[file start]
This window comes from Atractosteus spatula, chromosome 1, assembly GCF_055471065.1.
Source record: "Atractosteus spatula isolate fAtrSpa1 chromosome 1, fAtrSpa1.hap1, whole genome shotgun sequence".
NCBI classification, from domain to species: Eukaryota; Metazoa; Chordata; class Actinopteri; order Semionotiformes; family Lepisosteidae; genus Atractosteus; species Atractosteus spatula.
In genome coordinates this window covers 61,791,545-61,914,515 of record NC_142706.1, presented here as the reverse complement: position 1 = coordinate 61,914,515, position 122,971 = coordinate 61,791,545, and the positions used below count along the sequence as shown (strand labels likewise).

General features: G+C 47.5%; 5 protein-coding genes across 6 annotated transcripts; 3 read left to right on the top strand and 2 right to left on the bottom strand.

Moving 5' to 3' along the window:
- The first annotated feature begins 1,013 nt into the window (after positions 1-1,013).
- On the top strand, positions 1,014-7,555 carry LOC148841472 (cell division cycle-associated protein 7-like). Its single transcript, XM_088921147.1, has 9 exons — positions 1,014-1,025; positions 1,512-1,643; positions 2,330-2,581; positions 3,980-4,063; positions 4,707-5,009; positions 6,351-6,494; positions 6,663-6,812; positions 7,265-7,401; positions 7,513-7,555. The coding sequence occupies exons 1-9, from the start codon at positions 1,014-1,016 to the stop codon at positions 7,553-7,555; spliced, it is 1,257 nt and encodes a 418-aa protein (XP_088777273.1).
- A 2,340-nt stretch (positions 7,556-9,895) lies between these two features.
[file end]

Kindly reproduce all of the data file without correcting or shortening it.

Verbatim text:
This window comes from Atractosteus spatula, chromosome 1, assembly GCF_055471065.1.
Source record: "Atractosteus spatula isolate fAtrSpa1 chromosome 1, fAtrSpa1.hap1, whole genome shotgun sequence".
NCBI classification, from domain to species: Eukaryota; Metazoa; Chordata; class Actinopteri; order Semionotiformes; family Lepisosteidae; genus Atractosteus; species Atractosteus spatula.
In genome coordinates this window covers 61,791,545-61,914,515 of record NC_142706.1, presented here as the reverse complement: position 1 = coordinate 61,914,515, position 122,971 = coordinate 61,791,545, and the positions used below count along the sequence as shown (strand labels likewise).

General features: G+C 47.5%; 5 protein-coding genes across 6 annotated transcripts; 3 read left to right on the top strand and 2 right to left on the bottom strand.

Moving 5' to 3' along the window:
- The first annotated feature begins 1,013 nt into the window (after positions 1-1,013).
- On the top strand, positions 1,014-7,555 carry LOC148841472 (cell division cycle-associated protein 7-like). Its single transcript, XM_088921147.1, has 9 exons — positions 1,014-1,025; positions 1,512-1,643; positions 2,330-2,581; positions 3,980-4,063; positions 4,707-5,009; positions 6,351-6,494; positions 6,663-6,812; positions 7,265-7,401; positions 7,513-7,555. The coding sequence occupies exons 1-9, from the start codon at positions 1,014-1,016 to the stop codon at positions 7,553-7,555; spliced, it is 1,257 nt and encodes a 418-aa protein (XP_088777273.1).
- A 2,340-nt stretch (positions 7,556-9,895) lies between these two features.